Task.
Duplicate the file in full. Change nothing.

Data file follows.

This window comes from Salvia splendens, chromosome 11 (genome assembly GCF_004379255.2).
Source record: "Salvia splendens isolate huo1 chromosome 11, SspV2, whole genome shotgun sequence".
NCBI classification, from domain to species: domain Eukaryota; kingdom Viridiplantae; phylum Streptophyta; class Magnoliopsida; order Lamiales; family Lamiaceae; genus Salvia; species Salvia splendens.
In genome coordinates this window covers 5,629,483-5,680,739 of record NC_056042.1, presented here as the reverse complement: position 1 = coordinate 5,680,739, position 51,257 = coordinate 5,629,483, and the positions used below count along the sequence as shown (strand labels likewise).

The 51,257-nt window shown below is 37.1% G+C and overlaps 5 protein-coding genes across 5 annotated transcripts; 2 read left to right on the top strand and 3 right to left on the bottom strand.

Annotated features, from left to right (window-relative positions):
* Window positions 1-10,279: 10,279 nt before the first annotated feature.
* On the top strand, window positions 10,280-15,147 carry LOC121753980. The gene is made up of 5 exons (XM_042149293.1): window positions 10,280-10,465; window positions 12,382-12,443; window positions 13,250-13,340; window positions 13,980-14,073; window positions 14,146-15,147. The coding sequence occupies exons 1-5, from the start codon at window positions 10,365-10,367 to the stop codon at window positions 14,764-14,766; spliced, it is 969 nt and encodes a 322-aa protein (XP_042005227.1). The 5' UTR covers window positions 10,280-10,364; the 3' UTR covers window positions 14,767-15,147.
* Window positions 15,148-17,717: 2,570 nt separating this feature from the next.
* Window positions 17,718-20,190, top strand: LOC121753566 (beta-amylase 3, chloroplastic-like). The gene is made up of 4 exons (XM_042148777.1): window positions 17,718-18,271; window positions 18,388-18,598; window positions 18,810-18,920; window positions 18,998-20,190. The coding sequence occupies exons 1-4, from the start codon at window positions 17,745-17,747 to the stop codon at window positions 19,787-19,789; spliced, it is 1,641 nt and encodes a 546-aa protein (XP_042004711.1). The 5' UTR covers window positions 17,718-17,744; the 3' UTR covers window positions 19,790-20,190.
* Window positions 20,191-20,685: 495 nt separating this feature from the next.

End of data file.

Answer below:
This window comes from Salvia splendens, chromosome 11 (genome assembly GCF_004379255.2).
Source record: "Salvia splendens isolate huo1 chromosome 11, SspV2, whole genome shotgun sequence".
NCBI classification, from domain to species: domain Eukaryota; kingdom Viridiplantae; phylum Streptophyta; class Magnoliopsida; order Lamiales; family Lamiaceae; genus Salvia; species Salvia splendens.
In genome coordinates this window covers 5,629,483-5,680,739 of record NC_056042.1, presented here as the reverse complement: position 1 = coordinate 5,680,739, position 51,257 = coordinate 5,629,483, and the positions used below count along the sequence as shown (strand labels likewise).

The 51,257-nt window shown below is 37.1% G+C and overlaps 5 protein-coding genes across 5 annotated transcripts; 2 read left to right on the top strand and 3 right to left on the bottom strand.

Annotated features, from left to right (window-relative positions):
* Window positions 1-10,279: 10,279 nt before the first annotated feature.
* On the top strand, window positions 10,280-15,147 carry LOC121753980. The gene is made up of 5 exons (XM_042149293.1): window positions 10,280-10,465; window positions 12,382-12,443; window positions 13,250-13,340; window positions 13,980-14,073; window positions 14,146-15,147. The coding sequence occupies exons 1-5, from the start codon at window positions 10,365-10,367 to the stop codon at window positions 14,764-14,766; spliced, it is 969 nt and encodes a 322-aa protein (XP_042005227.1). The 5' UTR covers window positions 10,280-10,364; the 3' UTR covers window positions 14,767-15,147.
* Window positions 15,148-17,717: 2,570 nt separating this feature from the next.
* Window positions 17,718-20,190, top strand: LOC121753566 (beta-amylase 3, chloroplastic-like). The gene is made up of 4 exons (XM_042148777.1): window positions 17,718-18,271; window positions 18,388-18,598; window positions 18,810-18,920; window positions 18,998-20,190. The coding sequence occupies exons 1-4, from the start codon at window positions 17,745-17,747 to the stop codon at window positions 19,787-19,789; spliced, it is 1,641 nt and encodes a 546-aa protein (XP_042004711.1). The 5' UTR covers window positions 17,718-17,744; the 3' UTR covers window positions 19,790-20,190.
* Window positions 20,191-20,685: 495 nt separating this feature from the next.